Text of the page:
Subscribe to
Opera Today

Receive articles and news via RSS feeds or email subscription.


facebook-icon.png


twitter_logo[1].gif



9780393088953.png

9780521746472.png

0810888688.gif

0810882728.gif

Recently in Reviews

Prom 9: Fidelio lives by its Florestan

The last time Beethoven’s sole opera, Fidelio, was performed at the Proms, in 2009, Daniel Barenboim was making a somewhat belated London opera debut with his West-Eastern Divan Orchestra.

The Merchant of Venice: WNO at Covent Garden

In Out of Africa, her account of her Kenyan life, Karen Blixen relates an anecdote, ‘Farah and The Merchant of Venice’. When Blixen told Farah Aden, her Somali butler, the story of Shakespeare’s play, he was disappointed and surprised by the denouement: surely, he argued, the Jew Shylock could have succeeded in his bond if he had used a red-hot knife? As an African, Farah expected a different narrative, demonstrating that our reception of art depends so much on our assumptions and preconceptions.

Leoncavallo's Zazà at Investec Opera Holland Park

The make-up is slapped on thickly in this new production of Leoncavallo’s Zazà by director Marie Lambert and designer Alyson Cummings at Investec Opera Holland Park.

McVicar’s Enchanting but Caliginous Rigoletto in Castle Olavinlinna at Savonlinna Opera Festival

David McVicar’s thrilling take on Verdi’s Rigoletto premiered as the first international production of this Summer’s Savonlinna Opera Festival. The scouts for the festival made the smart decision to let McVicar adapt his 2001 Covent Garden staging to the unique locale of Castle Olavinlinna.

Jette Parker Young Artists Summer Performance at Covent Garden

The end of the ROH’s summer season was marked as usual by the Jette Parker Young Artists Summer Performance but this year’s showcase was a little lacklustre at times.

A Falstaff Opera in Shakespeare’s Words: Sir John in Love

Only one Shakespeare play has resulted in three operas that get performed today (whether internationally or primarily in one language-region). Perhaps surprisingly, the play in question is a comedy that is sometimes considered a lesser work by the Bard: The Merry Wives of Windsor.

Sallinen’s Kullervo is Brutal and Spectacular Finnish Opera at Savonlinna Opera Festival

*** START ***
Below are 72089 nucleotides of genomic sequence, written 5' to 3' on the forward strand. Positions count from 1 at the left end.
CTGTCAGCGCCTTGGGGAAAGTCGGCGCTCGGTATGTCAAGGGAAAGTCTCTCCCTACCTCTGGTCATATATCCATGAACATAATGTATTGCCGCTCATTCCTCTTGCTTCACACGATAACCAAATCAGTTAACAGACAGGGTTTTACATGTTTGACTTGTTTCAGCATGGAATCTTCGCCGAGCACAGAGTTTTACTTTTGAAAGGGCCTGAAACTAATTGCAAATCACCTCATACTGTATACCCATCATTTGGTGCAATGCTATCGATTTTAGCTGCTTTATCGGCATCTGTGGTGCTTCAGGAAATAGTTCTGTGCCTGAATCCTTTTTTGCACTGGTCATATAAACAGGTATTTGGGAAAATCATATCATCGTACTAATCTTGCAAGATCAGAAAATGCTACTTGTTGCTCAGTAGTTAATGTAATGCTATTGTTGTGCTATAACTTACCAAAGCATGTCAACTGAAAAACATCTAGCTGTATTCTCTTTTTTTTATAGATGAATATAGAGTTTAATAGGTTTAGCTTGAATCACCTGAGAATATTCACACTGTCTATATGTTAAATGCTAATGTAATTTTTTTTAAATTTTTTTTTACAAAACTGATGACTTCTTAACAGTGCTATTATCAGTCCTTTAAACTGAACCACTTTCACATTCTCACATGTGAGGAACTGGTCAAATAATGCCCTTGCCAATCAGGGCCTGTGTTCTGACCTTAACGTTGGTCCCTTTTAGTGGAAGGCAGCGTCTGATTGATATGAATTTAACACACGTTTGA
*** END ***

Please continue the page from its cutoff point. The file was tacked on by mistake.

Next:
For the centenary of Finland’s Independence, the Savonlinna Opera Festival brought back Kari Heiskanen’s spectacular 1992 production of Aulis Salinen’s Kullervo. The excellent Finnish soloists and glorious choir unflinchingly offered this opera of vocal blood and guts. Conductor Hannu Lintu fired up the Savonlinna Opera Festival Orchestra in Sallinen’s thrilling music.

Kát’a Kabanová at Investec Opera Holland Park

If there was any doubt of the insignificance of mankind in the face of the forces of Nature, then Yannis Thavoris’ design for Olivia Fuchs production of Janáček’s Kát’a Kabanová - first seen at Investec Opera Holland Park in 2009 - would puncture it in a flash, figuratively and literally.

A bel canto feast at Cadogan Hall

The bel canto repertoire requires stylish singing, with beautiful tone and elegant phrasing. Strength must be allied with grace in order to coast the vocal peaks with unflawed legato; flexibility blended with accuracy ensures the most bravura passages are negotiated with apparent ease.

Don Pasquale: a cold-hearted comedy at Glyndebourne

Director Mariame Clément’s Don Pasquale, first seen during the 2011 tour and staged in the house in 2013, treads a fine line between realism and artifice.

Billy Budd Indomitable in Des Moines

It is hard to know where to begin to praise the peerless accomplishment that is Des Moines Metro Opera’s staggeringly powerful Billy Budd.

Tannhäuser at Munich

Romeo Castellucci’s aesthetic — if one may speak in the singular — is very different from almost anything else on show in the opera house at the moment. That, I have no doubt, is unquestionably a good thing. Castellucci is a serious artist and it is all too easy for any of us to become stuck in an artistic rut, congratulating ourselves not only on our understanding but also,  may God help us, our ‘taste’ — as if so trivial a notion had something to do with anything other than ourselves.

Des Moines Answers Turandot’s Riddles

With Turandot, Des Moines Metro Opera operated from the premise of prima la voce, and if the no-holds-barred singing and rhapsodic playing didn’t send shivers down your spine, well, you were at the wrong address.

Maria Visits Des Moines

With an atmospheric, crackling performance of Astor Piazzolla’s Maria de Buenos Aires, Des Moines Metro Opera once again set off creative sparks with its Second Stage concept.

Die schöne Müllerin: Davies and Drake provoke fresh thoughts at Middle Temple Hall